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Does size really matter or do good things come in small packages? That's a question that you may have to consider as you shop for customized clothing. Picking the right article of clothing is hard enough as it is, but once your'e done with that you're still only halfway finished. The next question relates to the logo: just how big should your logo be, anyway?
Unfortunately, there's no single answer that applies to every situation. You need to evaluate each custom clothing option on a case-by-case basis, but there are a few general guidelines that can help you make the right decision.
Subtle or Advertorial?
The purpose of a customized article of clothing has a huge impact on how big the logo should be. Generally speaking, large logos are better for when you're trying to advertise your brand
to a massive audience, while small logos are better for simply reminding customers that you're providing them a great service.
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What do I mean by this? Imagine a restaurant that is trying to bring in new customers. They have a team of advertisers giving out free hot wings at festivals and other large events
. In this case, you want to be as eye-catching as possible. An enormous screen printed logo that completely covers an article of clothing will ensure that potential customers spot your brand. Once customers actually come to the restaurant, however, it's probably not a good idea to bombard patrons with advertisements while they enjoy their meal. It would probably be better to give servers tasteful articles of clothing with small embroidered logos on the chest. These logos will help customers associate the logo with the positive dining experience without being too distracting.
Of course, there are exceptions to the rule -- Joe's Crab Shack comes to mind. That restaurant tries to promote a fun, laid-back atmosphere
, so the waitstaff typically wears t-shirts with bright screen printed images on the back. The eye-catching images fit in with the restaurant's surfer-themed decor.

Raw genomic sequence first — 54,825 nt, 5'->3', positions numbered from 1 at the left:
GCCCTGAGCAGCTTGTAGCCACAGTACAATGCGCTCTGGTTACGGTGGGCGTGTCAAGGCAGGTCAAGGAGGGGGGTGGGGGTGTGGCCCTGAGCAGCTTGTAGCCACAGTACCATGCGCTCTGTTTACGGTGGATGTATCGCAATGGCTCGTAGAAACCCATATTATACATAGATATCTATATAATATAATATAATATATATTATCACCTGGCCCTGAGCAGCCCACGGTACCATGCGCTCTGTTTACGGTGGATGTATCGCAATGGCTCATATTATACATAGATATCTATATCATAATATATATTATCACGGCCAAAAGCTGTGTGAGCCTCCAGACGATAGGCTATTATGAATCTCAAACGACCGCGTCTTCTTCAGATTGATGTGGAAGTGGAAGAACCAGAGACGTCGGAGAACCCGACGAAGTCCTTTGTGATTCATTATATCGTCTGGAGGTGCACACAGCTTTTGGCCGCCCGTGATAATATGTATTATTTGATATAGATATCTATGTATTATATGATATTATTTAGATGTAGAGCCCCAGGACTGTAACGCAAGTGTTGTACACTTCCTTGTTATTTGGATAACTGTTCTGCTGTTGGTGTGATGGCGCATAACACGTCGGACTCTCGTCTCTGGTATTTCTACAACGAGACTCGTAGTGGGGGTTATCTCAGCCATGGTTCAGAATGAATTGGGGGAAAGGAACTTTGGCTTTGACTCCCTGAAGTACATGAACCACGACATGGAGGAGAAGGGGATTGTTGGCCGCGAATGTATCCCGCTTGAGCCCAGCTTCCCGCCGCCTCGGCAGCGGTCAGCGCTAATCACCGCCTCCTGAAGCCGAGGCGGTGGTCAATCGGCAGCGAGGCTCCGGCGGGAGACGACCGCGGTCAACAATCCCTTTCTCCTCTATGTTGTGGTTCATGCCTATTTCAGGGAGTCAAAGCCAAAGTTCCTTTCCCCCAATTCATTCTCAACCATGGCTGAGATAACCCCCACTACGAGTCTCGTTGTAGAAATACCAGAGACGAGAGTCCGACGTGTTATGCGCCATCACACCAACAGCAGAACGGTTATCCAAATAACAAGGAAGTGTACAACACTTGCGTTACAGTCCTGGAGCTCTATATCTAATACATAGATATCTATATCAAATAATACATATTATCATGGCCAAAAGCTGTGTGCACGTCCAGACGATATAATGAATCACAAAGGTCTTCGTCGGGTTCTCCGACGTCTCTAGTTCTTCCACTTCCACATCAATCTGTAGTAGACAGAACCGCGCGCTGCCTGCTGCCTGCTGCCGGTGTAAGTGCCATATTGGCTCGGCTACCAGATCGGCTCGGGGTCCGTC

Can You Read the Logo?
It's important to keep in mind that there are minimum size requirements for custom clothing. The smaller a logo is, the more difficult it will be to read. It's not that small text is hard on the eyes, it's that custom clothing doesn't have a very high resolution (to use computer terminology). You can have a very clear, crisp image on paper, but fabric isn't really built for tiny images. If you make the image small enough, then the image will lose its definition and become blurry. This is especially true for embroidery because it's impossible for a line to be thinner than a piece of thread.
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Some companies, like Pepsi, won't really have to worry about this because their logo is an image that doesn't have any words. Other companies, like Coca-Cola, might need to use a slightly larger logo on their custom clothing to maintain a crisp image. If your logo uses words, you definitely don't want to create a logo so small that the text is illegible. This quiz
proves just how hard it is to recognize a logo without the words
We generally have certain expectations about the relationship between the size of a logo and its location. Logos that are on the front middle or back middle of a shirt are typically enormous. In contrast, we generally expect logos on the chest of a shirt to be small and tasteful. Keep these expectations in mind as you design your shirt. There's nothing saying that you can't have a huge logo
on the front of a shirt or a tiny logo on the back of a t-shirt, but that type of clothing will definitely break convention. It could be a good marketing move if you want your company to appear innovative or unorthodox.
If you're a new company and plan to utilize custom clothing, you may want to keep these factors in mind as you design your logo
. It's important that your logo fits in everywhere: on billboards, in commercials, on the Internet, and (of course) on clothing.